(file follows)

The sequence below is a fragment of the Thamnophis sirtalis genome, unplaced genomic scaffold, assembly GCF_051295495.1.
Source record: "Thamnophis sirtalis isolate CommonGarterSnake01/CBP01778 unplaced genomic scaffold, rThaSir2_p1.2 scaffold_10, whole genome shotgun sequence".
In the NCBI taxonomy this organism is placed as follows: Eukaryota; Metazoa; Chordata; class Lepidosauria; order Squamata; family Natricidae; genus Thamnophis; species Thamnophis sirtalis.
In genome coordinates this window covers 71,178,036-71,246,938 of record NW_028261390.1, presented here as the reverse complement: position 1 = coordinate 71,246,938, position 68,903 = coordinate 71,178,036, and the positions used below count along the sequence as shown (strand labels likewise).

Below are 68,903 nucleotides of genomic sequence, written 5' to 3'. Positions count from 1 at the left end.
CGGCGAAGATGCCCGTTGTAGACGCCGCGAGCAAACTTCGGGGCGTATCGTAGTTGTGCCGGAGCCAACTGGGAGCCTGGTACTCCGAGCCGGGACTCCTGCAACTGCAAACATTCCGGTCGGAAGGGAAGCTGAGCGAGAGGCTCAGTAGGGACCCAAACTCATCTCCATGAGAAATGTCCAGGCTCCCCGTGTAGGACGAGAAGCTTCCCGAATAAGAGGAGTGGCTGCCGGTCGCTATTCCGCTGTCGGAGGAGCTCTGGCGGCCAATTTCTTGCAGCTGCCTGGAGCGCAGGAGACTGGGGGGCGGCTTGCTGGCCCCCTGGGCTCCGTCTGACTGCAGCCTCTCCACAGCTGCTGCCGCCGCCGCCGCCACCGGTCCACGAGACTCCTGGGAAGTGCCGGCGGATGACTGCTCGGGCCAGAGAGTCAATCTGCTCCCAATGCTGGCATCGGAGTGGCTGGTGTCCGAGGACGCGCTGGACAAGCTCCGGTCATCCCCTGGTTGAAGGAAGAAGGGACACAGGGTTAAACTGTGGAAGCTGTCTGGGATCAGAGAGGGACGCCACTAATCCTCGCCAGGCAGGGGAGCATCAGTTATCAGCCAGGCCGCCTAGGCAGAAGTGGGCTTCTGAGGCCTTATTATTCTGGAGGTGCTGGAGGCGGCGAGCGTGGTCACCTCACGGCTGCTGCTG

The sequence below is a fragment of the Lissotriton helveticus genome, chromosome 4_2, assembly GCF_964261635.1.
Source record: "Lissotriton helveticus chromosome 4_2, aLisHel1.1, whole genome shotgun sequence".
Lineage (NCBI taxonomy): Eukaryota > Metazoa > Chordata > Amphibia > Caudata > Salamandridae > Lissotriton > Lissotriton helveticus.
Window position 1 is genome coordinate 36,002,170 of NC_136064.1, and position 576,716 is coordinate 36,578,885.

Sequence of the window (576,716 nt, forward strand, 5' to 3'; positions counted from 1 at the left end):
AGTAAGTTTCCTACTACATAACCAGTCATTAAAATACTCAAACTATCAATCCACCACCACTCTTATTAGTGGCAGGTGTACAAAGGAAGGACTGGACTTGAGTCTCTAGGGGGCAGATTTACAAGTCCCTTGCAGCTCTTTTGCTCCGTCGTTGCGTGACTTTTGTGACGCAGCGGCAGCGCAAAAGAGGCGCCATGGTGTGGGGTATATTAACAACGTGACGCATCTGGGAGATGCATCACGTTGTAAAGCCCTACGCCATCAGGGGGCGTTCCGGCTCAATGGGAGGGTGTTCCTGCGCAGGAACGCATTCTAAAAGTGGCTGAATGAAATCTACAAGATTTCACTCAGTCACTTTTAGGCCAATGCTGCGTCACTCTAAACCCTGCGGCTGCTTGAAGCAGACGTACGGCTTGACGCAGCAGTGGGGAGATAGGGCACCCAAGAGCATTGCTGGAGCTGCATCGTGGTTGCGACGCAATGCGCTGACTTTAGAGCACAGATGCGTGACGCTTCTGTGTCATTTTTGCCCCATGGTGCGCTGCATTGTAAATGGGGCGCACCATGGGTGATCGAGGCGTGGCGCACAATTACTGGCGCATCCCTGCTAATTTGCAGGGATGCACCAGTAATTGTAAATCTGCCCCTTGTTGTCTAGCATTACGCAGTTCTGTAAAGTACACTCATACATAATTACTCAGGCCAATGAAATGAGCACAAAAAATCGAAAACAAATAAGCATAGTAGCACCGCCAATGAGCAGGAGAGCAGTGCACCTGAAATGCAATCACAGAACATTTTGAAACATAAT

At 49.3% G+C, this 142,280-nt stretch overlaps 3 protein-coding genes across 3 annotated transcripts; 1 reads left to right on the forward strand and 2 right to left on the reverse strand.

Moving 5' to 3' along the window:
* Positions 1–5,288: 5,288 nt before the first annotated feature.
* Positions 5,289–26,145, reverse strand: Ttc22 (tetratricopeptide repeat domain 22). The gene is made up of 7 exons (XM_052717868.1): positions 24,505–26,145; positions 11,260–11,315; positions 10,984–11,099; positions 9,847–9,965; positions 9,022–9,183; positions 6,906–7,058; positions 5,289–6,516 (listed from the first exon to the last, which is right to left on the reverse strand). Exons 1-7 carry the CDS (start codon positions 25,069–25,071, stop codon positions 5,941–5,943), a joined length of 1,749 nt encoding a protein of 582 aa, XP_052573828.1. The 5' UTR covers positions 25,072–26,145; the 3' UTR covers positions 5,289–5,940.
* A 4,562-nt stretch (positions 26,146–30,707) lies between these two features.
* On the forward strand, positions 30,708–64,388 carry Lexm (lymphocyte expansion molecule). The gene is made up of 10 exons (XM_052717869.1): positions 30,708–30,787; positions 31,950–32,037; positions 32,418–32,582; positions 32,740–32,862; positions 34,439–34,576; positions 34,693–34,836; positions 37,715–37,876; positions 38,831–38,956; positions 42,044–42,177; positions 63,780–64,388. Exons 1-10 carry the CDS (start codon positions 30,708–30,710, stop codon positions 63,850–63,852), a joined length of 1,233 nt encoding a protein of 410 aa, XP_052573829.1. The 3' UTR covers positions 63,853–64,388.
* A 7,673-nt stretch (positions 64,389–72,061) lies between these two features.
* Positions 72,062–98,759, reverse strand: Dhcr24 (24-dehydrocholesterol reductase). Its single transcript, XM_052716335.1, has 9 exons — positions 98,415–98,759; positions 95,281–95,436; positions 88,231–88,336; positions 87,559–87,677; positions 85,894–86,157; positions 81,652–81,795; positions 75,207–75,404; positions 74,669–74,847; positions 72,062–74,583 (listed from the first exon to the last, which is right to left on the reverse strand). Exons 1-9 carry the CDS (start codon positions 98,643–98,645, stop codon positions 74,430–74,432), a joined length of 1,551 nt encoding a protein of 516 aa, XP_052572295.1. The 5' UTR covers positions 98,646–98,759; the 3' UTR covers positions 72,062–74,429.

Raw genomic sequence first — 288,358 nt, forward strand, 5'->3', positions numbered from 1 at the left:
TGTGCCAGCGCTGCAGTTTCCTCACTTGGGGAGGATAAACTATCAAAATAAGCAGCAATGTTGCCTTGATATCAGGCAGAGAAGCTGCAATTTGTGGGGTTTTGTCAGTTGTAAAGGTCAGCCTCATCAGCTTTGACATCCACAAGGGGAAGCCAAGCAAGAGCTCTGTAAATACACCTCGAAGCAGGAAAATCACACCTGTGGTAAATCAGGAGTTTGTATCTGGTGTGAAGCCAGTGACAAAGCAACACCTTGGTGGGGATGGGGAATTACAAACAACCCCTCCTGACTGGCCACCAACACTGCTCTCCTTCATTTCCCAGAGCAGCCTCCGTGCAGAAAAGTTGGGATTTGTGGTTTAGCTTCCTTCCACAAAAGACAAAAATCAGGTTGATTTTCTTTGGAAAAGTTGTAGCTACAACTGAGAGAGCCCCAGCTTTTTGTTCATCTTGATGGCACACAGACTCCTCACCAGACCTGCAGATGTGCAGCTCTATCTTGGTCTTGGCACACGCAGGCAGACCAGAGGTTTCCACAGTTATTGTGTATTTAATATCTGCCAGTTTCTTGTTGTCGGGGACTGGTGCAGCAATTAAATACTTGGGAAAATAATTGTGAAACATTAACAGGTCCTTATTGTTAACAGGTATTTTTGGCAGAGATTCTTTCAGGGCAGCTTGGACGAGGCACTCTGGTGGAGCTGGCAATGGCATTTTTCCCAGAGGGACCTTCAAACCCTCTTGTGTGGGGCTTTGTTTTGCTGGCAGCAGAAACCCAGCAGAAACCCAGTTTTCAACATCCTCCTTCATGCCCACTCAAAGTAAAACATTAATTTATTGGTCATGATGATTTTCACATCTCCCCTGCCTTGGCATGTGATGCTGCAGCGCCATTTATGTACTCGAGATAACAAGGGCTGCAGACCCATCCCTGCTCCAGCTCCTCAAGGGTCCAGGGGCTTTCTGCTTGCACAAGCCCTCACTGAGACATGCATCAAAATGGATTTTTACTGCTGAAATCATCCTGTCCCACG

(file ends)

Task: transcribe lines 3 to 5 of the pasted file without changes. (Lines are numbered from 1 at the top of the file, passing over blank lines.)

In the NCBI taxonomy this organism is placed as follows: Eukaryota; Metazoa; Chordata; class Lepidosauria; order Squamata; family Natricidae; genus Thamnophis; species Thamnophis sirtalis.
In genome coordinates this window covers 71,178,036-71,246,938 of record NW_028261390.1, presented here as the reverse complement: position 1 = coordinate 71,246,938, position 68,903 = coordinate 71,178,036, and the positions used below count along the sequence as shown (strand labels likewise).

Below are 68,903 nucleotides of genomic sequence, written 5' to 3'. Positions count from 1 at the left end.